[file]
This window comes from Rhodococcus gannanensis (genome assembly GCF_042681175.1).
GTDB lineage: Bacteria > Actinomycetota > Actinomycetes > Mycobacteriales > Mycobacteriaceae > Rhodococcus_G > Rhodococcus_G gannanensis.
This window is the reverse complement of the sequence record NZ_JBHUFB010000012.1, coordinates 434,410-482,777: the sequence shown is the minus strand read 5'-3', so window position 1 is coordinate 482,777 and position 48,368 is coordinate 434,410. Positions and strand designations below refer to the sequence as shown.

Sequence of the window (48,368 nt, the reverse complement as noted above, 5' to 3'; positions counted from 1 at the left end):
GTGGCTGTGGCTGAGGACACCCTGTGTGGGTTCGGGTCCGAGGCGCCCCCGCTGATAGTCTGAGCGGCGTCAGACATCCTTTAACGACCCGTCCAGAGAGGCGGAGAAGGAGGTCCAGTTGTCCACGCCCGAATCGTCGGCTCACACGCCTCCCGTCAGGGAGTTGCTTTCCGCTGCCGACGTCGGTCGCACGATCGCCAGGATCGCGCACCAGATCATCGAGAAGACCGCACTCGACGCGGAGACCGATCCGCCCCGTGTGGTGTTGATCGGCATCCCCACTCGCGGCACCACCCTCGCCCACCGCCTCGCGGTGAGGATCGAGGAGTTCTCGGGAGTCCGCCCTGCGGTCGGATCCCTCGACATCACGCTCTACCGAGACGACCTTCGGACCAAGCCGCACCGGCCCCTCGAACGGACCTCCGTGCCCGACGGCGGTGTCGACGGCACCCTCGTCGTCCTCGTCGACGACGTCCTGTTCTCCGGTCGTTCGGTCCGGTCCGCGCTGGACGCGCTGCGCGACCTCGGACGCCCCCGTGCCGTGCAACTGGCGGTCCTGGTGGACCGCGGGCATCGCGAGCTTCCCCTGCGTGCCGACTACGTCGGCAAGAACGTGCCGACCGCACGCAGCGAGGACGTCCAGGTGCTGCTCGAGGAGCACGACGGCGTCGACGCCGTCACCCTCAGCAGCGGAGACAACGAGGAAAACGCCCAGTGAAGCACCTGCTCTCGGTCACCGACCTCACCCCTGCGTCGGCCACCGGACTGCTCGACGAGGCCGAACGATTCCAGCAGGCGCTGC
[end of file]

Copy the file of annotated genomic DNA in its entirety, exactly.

This window comes from Rhodococcus gannanensis (genome assembly GCF_042681175.1).
GTDB lineage: Bacteria > Actinomycetota > Actinomycetes > Mycobacteriales > Mycobacteriaceae > Rhodococcus_G > Rhodococcus_G gannanensis.
This window is the reverse complement of the sequence record NZ_JBHUFB010000012.1, coordinates 434,410-482,777: the sequence shown is the minus strand read 5'-3', so window position 1 is coordinate 482,777 and position 48,368 is coordinate 434,410. Positions and strand designations below refer to the sequence as shown.

Sequence of the window (48,368 nt, the reverse complement as noted above, 5' to 3'; positions counted from 1 at the left end):
GTGGCTGTGGCTGAGGACACCCTGTGTGGGTTCGGGTCCGAGGCGCCCCCGCTGATAGTCTGAGCGGCGTCAGACATCCTTTAACGACCCGTCCAGAGAGGCGGAGAAGGAGGTCCAGTTGTCCACGCCCGAATCGTCGGCTCACACGCCTCCCGTCAGGGAGTTGCTTTCCGCTGCCGACGTCGGTCGCACGATCGCCAGGATCGCGCACCAGATCATCGAGAAGACCGCACTCGACGCGGAGACCGATCCGCCCCGTGTGGTGTTGATCGGCATCCCCACTCGCGGCACCACCCTCGCCCACCGCCTCGCGGTGAGGATCGAGGAGTTCTCGGGAGTCCGCCCTGCGGTCGGATCCCTCGACATCACGCTCTACCGAGACGACCTTCGGACCAAGCCGCACCGGCCCCTCGAACGGACCTCCGTGCCCGACGGCGGTGTCGACGGCACCCTCGTCGTCCTCGTCGACGACGTCCTGTTCTCCGGTCGTTCGGTCCGGTCCGCGCTGGACGCGCTGCGCGACCTCGGACGCCCCCGTGCCGTGCAACTGGCGGTCCTGGTGGACCGCGGGCATCGCGAGCTTCCCCTGCGTGCCGACTACGTCGGCAAGAACGTGCCGACCGCACGCAGCGAGGACGTCCAGGTGCTGCTCGAGGAGCACGACGGCGTCGACGCCGTCACCCTCAGCAGCGGAGACAACGAGGAAAACGCCCAGTGAAGCACCTGCTCTCGGTCACCGACCTCACCCCTGCGTCGGCCACCGGACTGCTCGACGAGGCCGAACGATTCCAGCAGGCGCTGC